DON NELSON WILL PASS THE DOORS OF THE HALL OF FAME
Mon, 02 Apr 2012 01:43 PM EDT
Don Nelson is often known as a mad scientist through his famed coaching career for his inventive and unusual systems, especially so in turning round the moribund Dallas Mavericks, will be between this year’s class inducted into the Basketball Hall of fame. Basketball lines.
Nelson, a 3-time coach of the year and the NBA’s all time winningest coach, said he got the call last Wed. morning after being ignored for several years. The Naismith Memorial Basketball Hall of Fame will officially announce the 2012 class at the NCAA Final 4 in New Orleans.
“It’s a great honor to finish my career,” related Nelson, who is involved in several business ventures and splits his time between Dallas and Maui. “I’ve had a great time and a good life coaching basketball. I don’t actually need to be rewarded for anything, but I am extraordinarily proud and my family is very proud of this award.”
Nelson, 71-year-old, was left off past classes apparently for one motive — he lacked a championship ring. He revealed former Utah Jazz coach Jerry Sloan, who never won a title while notching up 1,221 wins in 26 seasons — including 23 with the Jazz — being inducted in 2009 opened the door.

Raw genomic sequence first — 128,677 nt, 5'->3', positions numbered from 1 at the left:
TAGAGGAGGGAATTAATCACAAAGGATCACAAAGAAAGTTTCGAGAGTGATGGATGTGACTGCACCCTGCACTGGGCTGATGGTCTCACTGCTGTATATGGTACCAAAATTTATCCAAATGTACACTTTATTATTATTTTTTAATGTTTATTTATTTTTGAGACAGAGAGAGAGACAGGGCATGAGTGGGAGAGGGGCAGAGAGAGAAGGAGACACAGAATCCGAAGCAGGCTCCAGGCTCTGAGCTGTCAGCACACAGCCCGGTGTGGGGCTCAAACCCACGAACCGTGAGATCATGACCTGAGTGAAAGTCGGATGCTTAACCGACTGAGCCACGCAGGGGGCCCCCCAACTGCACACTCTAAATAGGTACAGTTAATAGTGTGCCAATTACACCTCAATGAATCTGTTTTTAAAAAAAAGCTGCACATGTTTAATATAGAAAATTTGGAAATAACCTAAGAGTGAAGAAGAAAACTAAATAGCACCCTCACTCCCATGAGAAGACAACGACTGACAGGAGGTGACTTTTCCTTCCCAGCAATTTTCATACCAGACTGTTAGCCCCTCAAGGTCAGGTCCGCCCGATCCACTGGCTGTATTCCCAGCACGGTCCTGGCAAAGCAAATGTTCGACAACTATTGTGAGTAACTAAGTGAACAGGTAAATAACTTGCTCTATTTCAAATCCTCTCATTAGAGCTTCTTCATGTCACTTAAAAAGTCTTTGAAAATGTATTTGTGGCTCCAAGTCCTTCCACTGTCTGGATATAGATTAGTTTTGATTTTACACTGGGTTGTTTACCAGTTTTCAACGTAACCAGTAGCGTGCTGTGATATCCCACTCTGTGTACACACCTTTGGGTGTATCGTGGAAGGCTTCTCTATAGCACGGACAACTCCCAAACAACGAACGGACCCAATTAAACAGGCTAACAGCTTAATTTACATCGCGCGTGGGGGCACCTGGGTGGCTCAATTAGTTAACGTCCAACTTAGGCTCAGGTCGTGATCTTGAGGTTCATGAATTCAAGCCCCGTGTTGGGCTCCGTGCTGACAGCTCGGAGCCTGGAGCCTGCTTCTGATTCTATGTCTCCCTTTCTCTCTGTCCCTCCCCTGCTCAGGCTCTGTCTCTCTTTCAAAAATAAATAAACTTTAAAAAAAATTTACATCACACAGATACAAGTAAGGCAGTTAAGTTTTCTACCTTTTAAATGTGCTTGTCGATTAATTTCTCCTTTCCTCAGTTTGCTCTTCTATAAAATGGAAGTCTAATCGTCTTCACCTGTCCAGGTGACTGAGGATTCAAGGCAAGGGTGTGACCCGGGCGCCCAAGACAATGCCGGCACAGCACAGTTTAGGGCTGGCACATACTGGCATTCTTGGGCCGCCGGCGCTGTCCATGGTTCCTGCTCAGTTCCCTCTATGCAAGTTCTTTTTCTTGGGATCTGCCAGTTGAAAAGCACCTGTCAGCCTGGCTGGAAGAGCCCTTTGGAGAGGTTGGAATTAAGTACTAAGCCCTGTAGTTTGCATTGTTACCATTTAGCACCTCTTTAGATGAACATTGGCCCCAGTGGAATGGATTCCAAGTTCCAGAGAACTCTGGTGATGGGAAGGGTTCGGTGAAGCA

Nelson’s coaching career started in the 1976-77 season, taking over a Milwaukee Bucks team that was 3-15. His coaching career came to a close after 4 seasons into his 2nd stint with the Golden State Warriors in 2010. In between, Nelson had a long 1st stint with the Warriors and a short stay with the New York Knicks before taking over the Dallas Mavericks in 1997, where he was named Head Coach and Managing director and led them to 4 consecutive 50-win seasons.
One notable result of Nelson’s tenure in charge of the Mavericks was the introduction of the “Hack-a-Shaq” defense to the NBA.
Before getting into coaching, Nelson had a 14-year NBA playing career. He played one season for the Chicago Zephyrs (the franchise that eventually became the Washington Wizards) after they drafted him in 1962. After 2 years with the L.A Lakers, he had a 10-season run with the Boston Celtics that included 5 NBA championships. He had a career scoring average of 10.3 points.
Nelson was one of twelve finalists for the class of 2012, together with Indiana Pacers great Reggie Miller, 5-time NCAA Final 4 coach Rick Pitino, previous NBA coach Bill Fitch and 2-time Olympic gold medalist Katrina McClain.
On the ballot again are Maurice Cheeks, Bernard King, Dick Motta, Hank Nichols, Ralph Sampson, Jamaal Wilkes and the All-American Red Heads, known as the female version of the Harlem Globetrotters and the 1st women’s pro basketball team. Basketball betting lines.
The finalists were related on February. 24. Five direct elections who will serve as the original 2012 inductees also were declared in Feb: Mel Daniels, voted in by the American Basketball Association Committee; Don Barksdale from the Early African-American Pioneers Committee; Lidia Alexeeva from the International Committee; Chet Walker from the Veterans Committee; and Phil Knight from the Contributors Committee.
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